Crean lauds younger Pitino, Hollins

Tom Crean’s connection to the Pitino family goes back all the way to his days at Western Kentucky, when he coached for one of Rick Pitino’s closest personal friends. It continued at Marquette, where Crean coached against the elder Pitino in both Conference USA and the Big East.

It continues Saturday at 8:15 p.m. when Crean and Indiana face Minnesota at Williams Arena in Minneapolis and therefore has his first coaching matchup against the elder Pitino’s son Richard, the 31-year-old coach of the Golden Gophers.

Pitino said at Big Ten Media Day this season that Crean was one of the first coaches in the Big Ten to welcome him to the league.

“I’ve always had great respect for his dad,” Crean said on a teleconference Friday morning. “The person who’s had as big of a a coaching mentor to me in my life, there’s been others certainly, but Ralph Willard who I worked for is as close a friend as Rick Sr. has, I think you want to help people that are going into some situation. I always appreciated when people did that for me. Richard has tremendous abilities, he has a great mind for the game, he has a background the game, but he’s got an adaptability and a flexibility.” 

That, Crean said, is what could make Pitino a dangerous coach in the conference. He said the younger Pitino has some similarities and some differences with his father, but what he can gather from watching film on him is that they are both difficult to scout. The calling card for both is pressurized defense and  an emphasis on creating turnovers. The Golden Gophers average more steals (8.3 per game) than anyone else in the Big Ten. Beyond that, though, they can win games in a number of different ways.

“That’s one thing that’s always stood out about Rick’s team, his father’s teams is how hard a preparation they were because of how many things you had to get ready for,” Crean said. “Richard is the same way, there’s no question.”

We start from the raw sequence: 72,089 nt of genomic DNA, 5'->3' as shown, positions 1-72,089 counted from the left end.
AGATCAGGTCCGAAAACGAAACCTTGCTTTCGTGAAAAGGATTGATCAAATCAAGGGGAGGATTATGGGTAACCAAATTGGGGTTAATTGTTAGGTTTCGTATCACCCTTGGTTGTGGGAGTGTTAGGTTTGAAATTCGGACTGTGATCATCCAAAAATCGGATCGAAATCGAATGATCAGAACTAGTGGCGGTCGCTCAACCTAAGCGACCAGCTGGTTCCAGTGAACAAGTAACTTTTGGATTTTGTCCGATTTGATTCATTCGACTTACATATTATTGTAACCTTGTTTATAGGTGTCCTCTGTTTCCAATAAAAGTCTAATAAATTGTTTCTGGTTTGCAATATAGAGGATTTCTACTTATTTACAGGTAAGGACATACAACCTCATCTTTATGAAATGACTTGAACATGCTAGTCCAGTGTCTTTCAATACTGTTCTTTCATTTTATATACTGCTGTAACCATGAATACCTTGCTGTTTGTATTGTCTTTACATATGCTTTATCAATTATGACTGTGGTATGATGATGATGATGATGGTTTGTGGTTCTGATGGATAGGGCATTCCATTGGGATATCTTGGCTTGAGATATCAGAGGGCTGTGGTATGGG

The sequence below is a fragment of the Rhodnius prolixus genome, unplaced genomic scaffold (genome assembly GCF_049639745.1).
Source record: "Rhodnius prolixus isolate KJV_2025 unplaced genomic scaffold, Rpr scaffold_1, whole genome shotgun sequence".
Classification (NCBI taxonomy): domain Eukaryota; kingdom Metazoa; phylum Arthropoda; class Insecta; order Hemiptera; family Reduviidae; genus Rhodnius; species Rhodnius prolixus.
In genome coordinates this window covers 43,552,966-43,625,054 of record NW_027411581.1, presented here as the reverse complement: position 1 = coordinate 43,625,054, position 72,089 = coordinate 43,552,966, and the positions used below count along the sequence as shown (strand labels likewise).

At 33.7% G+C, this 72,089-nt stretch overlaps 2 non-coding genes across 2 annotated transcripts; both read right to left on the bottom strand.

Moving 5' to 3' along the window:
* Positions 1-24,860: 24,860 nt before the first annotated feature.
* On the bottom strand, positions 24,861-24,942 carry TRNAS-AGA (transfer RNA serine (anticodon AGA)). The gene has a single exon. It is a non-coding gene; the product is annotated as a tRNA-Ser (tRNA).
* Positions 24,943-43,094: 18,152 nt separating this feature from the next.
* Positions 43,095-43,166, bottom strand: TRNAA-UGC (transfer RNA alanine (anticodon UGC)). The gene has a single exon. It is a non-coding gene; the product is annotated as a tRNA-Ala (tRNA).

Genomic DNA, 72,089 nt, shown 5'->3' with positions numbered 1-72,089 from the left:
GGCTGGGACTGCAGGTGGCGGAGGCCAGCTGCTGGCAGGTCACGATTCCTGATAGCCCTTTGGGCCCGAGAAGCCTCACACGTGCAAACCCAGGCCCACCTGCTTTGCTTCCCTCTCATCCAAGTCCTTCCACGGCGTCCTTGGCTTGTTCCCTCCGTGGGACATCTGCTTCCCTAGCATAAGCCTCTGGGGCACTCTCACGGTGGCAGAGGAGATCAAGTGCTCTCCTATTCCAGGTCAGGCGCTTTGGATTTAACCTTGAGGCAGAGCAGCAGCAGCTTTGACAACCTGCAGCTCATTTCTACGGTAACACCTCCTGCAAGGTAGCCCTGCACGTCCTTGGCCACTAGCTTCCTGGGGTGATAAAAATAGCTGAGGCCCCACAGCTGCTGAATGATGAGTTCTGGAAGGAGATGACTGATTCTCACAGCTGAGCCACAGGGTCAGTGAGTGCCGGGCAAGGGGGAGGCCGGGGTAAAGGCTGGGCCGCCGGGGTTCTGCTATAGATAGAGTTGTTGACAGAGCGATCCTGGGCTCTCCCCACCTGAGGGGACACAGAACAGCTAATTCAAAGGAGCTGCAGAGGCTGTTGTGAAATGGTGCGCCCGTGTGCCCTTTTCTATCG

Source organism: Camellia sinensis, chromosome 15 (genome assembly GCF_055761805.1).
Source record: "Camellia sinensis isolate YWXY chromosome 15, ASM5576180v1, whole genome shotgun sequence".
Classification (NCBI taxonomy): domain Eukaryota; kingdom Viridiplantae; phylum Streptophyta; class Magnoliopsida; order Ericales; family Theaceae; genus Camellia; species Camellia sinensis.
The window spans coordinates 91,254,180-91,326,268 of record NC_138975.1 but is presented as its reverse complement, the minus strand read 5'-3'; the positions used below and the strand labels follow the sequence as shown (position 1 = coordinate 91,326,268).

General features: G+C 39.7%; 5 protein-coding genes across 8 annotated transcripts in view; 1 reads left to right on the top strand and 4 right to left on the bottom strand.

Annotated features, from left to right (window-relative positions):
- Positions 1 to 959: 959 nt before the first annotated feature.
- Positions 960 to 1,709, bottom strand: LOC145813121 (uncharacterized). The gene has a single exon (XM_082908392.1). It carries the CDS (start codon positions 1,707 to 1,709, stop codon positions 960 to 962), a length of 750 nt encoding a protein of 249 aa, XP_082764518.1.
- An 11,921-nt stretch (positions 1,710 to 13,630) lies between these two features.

The Golden Gophers have lost three straight games to Nebraska, Northwestern and Purdue, but Crean dismissed the first two losses earlier this week because the Gophers were playing without star guard Andre Hollins. Hollins returned Wednesday and appeared in the Gophers 77-74 triple overtime loss to Purdue and shot 3-for-14, but Crean said he expects that to be an anomaly and the Gophers to be much harder to deal with as he gets back to full health.

“it gives them a bona fide lead guard and one of the better ones in the country,” Crean said. “He can score, he can shoot with range. He can get people shots, he can defend, he’s very crafty, he’s very cerebral. There’s so many different things that he brings to the table. I’m sure after one game under his belt and being that much more healthy, he’s going to be the tough matchup that he always is.”

His own team is coming off a landmark victory over Michigan that has thrust them back into the NCAA Tournament conversation. The Hoosiers, who have had a week off since, have started to form an identity around their defense. The Hoosiers held a Wolverines squad that was the third-most efficient offense in Division I heading into the game to just 52 points. They’ve held each of their last three opponents to 60 points or fewer.

“I do think they’re really grasping things pretty well,” Crean said. “When we stay disciplined to what needs to happen, to where our coverages are, where the three-point shooters are (we can be pretty good). I’ve said this a couple of times the last week but it’s so hard for players to grasp, but every team has a way that they want to win, that they want to play, and you have to do the very best job you can do to take that away and not try to think that it’s not there. If a team wants to play through the middle to create three-point shots, then you can’t get sucked into the middle and allow those open three-point shots. If you can’t overhelp on the dribble because they can make a drive-and-kick pass for an open three-point shot, then you can’t overhelp on the dribble. Those are the discipline things that it’s taken us time to learn. We’ve been consistent at times, other times not as consistent.”

The Hoosiers will likely be a man down in Saturday’s game because of illness. Senior guard Evan Gordon is healthy now after nearly missing Sunday’s game against Michigan, but now freshman swingman Collin Hartman is apparently battling the flu and hasn’t been with the team. Crean said that as of Friday morning, the Hoosiers were still deciding whether or not Hartman would travel. Hartman hasn’t played much in his freshman season, totaling 68 minutes in 14 games, scoring nine points and grabbing 13 rebounds total.

“There’s no question he’s been dealing with a  virus, being treated with the flu,” Crean said. “We haven’t seen him other than the doctors and Tim Garl the last couple of days. His status is unknown with us leaving later today. We don’t want to do the wrong thing for him. We want to keep an eye on that.”

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